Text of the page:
January 14, 2024
Second Sunday in Ordinary Time
1 Samuel 3:3b-10, 19
1 Corinthians 6:13c-15a, 17-20
Cleaning up from the Christmas Eve liturgy just a few weeks ago, I heard the small protestation of a little child, begging not to leave the very elaborate crèche designed by the parish. Like the little child, we also find ourselves peacefully drawn to the stillness of that night and the charming innocence of the Lord who comes to us as this tiny babe. However, the loveliness of this scene is not long considered. If you had the opportunity to attend Mass the day after Christmas on the Feast of St. Stephen, you might have been struck by the red vestment of the priest, symbolizing the bloody sacrifice of the protomartyr. In a sense, just hours removed from the stillness of the manger, the Church reminds us of the reality what it means to be a disciple of Christ: “If they persecuted me, they will also persecute you.” (John 15:20)
As we step forth from the Christmas season into Ordinary Time, we similarly might be tempted to linger at this scene. There on the shores of the sea of Galilee, we see our Lord begin to gather his first disciples, but more poignantly, we are given the commanding image of the Baptist, gesturing to his cousin, Jesus: “Behold, the Lamb of God.”
Drawing from this scene, consider later the depiction of the Baptist anachronistically included in the famed Isenheim Altarpiece (Matthias Grünewald, ca. 1512–16) in Colmar, Alsace, France. The altarpiece depicts in stark realness Christ’s body from the cross, contorted in pain and plague-ridden. On his left, we see the Baptist gesturing as he once did years before to the Lamb of God who takes away the sins of the world. The last prophet who announced the coming of the Messiah is included here in this Calvary scene to emphasize the dynamic nature of what it means to follow Christ.
It is tempting in our own lives as Christians to subsist in spiritual autopilot. But the frustrating truth is that we are either drawing closer to or further from the Lord. Or more accurately, we are increasing or decreasing in our desires for him. In the Isenheim Altarpiece, we see St. John the Baptist framed by the words he spoke at his final witness, “He must increase, I must decrease.” (John 3:30) As our late Holy Father Pope Benedict XVI wrote, “Man was created for greatness — for God himself; he was created to be filled by God. But his heart is too small for the greatness to which it is destined. It must be stretched.”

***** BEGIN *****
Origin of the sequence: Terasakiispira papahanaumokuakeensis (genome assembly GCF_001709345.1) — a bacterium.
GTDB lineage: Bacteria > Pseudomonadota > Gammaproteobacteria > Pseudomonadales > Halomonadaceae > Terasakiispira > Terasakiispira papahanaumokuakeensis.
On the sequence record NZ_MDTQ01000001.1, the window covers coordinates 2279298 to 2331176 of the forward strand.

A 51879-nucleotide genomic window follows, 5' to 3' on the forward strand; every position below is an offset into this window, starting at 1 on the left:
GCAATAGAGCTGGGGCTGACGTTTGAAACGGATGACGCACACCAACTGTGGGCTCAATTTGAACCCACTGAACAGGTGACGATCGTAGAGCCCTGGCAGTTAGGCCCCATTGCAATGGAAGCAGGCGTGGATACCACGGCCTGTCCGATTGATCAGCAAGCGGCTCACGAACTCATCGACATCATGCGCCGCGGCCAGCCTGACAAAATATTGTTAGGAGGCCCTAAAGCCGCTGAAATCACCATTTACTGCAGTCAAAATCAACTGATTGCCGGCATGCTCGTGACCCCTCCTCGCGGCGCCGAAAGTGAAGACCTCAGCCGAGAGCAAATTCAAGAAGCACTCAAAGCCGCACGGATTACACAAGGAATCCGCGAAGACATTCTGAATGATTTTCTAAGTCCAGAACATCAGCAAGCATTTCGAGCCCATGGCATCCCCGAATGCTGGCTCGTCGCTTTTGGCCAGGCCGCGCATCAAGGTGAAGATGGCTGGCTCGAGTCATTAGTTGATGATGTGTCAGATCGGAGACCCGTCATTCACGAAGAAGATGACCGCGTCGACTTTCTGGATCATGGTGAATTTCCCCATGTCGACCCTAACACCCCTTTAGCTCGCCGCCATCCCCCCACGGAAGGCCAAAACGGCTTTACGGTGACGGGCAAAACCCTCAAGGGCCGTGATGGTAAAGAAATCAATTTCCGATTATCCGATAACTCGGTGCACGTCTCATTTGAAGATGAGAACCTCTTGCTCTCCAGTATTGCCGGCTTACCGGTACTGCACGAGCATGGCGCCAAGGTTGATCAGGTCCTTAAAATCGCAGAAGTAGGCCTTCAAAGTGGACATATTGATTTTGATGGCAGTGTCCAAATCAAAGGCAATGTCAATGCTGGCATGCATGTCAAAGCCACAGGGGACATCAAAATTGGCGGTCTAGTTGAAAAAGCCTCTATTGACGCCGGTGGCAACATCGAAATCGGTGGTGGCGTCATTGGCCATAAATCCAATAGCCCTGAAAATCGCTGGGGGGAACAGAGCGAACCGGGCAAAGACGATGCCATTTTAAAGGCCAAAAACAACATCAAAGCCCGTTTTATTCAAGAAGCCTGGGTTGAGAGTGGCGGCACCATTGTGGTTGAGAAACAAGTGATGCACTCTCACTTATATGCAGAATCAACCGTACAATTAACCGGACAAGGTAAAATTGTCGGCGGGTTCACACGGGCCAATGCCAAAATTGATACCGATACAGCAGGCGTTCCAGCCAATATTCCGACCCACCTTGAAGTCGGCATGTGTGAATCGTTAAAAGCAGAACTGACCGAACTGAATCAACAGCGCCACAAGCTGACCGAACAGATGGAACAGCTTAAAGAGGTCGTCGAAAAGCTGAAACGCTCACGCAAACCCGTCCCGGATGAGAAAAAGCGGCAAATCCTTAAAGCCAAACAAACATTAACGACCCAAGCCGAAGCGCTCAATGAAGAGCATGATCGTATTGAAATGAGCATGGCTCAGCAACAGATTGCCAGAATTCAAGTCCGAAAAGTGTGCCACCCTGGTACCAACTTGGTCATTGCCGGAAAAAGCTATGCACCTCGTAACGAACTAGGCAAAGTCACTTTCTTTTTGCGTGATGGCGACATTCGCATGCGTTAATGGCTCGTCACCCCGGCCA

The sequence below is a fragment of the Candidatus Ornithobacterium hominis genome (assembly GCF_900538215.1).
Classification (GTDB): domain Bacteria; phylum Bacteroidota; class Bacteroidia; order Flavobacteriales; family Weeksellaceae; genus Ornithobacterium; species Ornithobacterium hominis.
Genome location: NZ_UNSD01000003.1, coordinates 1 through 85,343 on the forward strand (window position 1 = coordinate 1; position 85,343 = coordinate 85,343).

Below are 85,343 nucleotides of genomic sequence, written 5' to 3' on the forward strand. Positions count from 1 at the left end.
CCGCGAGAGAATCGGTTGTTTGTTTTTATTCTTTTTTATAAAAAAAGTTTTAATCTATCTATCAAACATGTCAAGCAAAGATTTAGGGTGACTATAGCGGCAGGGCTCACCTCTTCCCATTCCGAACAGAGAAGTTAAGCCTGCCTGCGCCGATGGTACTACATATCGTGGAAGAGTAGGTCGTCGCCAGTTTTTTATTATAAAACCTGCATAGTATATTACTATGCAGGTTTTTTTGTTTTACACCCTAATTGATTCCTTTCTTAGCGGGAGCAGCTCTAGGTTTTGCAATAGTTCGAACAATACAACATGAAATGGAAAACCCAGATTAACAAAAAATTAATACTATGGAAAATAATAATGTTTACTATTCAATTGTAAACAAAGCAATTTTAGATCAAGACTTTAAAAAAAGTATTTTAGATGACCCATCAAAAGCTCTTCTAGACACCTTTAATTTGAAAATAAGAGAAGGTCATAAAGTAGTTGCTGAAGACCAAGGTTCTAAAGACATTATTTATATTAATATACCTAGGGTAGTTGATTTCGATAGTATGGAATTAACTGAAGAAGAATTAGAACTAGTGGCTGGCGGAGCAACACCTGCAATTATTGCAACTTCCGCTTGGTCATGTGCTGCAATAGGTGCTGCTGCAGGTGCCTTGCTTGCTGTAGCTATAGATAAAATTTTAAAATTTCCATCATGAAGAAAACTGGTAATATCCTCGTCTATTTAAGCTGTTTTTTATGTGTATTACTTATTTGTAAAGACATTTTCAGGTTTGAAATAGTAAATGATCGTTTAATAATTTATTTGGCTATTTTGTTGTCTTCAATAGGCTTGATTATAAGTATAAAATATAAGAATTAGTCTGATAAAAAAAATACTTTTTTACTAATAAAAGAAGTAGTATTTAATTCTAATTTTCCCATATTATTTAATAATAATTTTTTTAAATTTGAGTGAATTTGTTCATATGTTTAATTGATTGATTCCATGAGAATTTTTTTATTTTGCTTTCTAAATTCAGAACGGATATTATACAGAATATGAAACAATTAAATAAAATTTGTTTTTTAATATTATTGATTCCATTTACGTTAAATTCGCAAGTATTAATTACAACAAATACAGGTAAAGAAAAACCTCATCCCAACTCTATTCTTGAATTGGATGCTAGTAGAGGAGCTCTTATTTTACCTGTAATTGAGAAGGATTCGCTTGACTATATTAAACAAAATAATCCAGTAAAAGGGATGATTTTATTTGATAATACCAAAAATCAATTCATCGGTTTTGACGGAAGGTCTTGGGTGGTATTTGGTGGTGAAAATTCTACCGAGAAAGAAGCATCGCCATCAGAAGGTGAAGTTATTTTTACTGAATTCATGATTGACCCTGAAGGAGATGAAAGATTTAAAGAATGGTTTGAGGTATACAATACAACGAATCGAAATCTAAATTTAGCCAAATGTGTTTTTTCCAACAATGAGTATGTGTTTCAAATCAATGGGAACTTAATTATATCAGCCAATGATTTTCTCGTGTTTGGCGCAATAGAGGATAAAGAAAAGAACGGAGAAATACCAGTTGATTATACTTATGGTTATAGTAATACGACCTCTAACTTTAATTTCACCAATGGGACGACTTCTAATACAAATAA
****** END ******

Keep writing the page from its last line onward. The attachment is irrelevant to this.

We desperately want to stay with the Lord in these peaceful scenes — at the Nativity, at Cana, on the shores, in the hills — but the Lord is also inviting us into the more dynamic encounter of truly living as his disciple, truly following him. To bear this disposition in our heart, mind and soul, means grappling with the same question that Jesus asks the two disciples in the Gospel, “What are you looking for?” As the disciples will learn later, there are many who come to the Lord not knowing who they seek; they come in search of a prophet, a king, a teacher, a healer. But how does Jesus respond to this question that burns in the hearts of these disciples, of each one of us? “Come, and you will see.” At every moment of our journey of faith, following Jesus requires faith. He knows us and knows our hearts; he does not answer the question of the disciples; instead, he invites them into a relationship, one that demands trust and faith in him.
This can be daunting, especially when following the Lord means necessarily following him into what is unknown, unseen. We should not be afraid. Instead, we must assume the posture of Samuel who, when called upon by the Lord, simply responds, “Speak, for your servant is listening.” The docility that Samuel shows in patiently discerning the Lord’s voice and his will is rewarded: “Samuel grew up, and the Lord was with him, not permitting any word of his to be without effect.”
The Lord is not less generous than we are, friends. Whatever we give in small measure to the Lord — like an act of faith and trust in him — will be increased one hundredfold. St. Paul promises us today that, “whoever is joined to the Lord becomes one Spirit with him.” This is why the Baptist is able to be diminished before the Lord, to decrease so that the Lord might increase in him.
As we enter more steadily into this new year, come before the Lord and simply repeat the words of Samuel, “Speak, for your servant is listening.” Do not be surprised when the Lord refuses to meet you where you are, but instead invites you to follow him even more: “Come, and you will see.”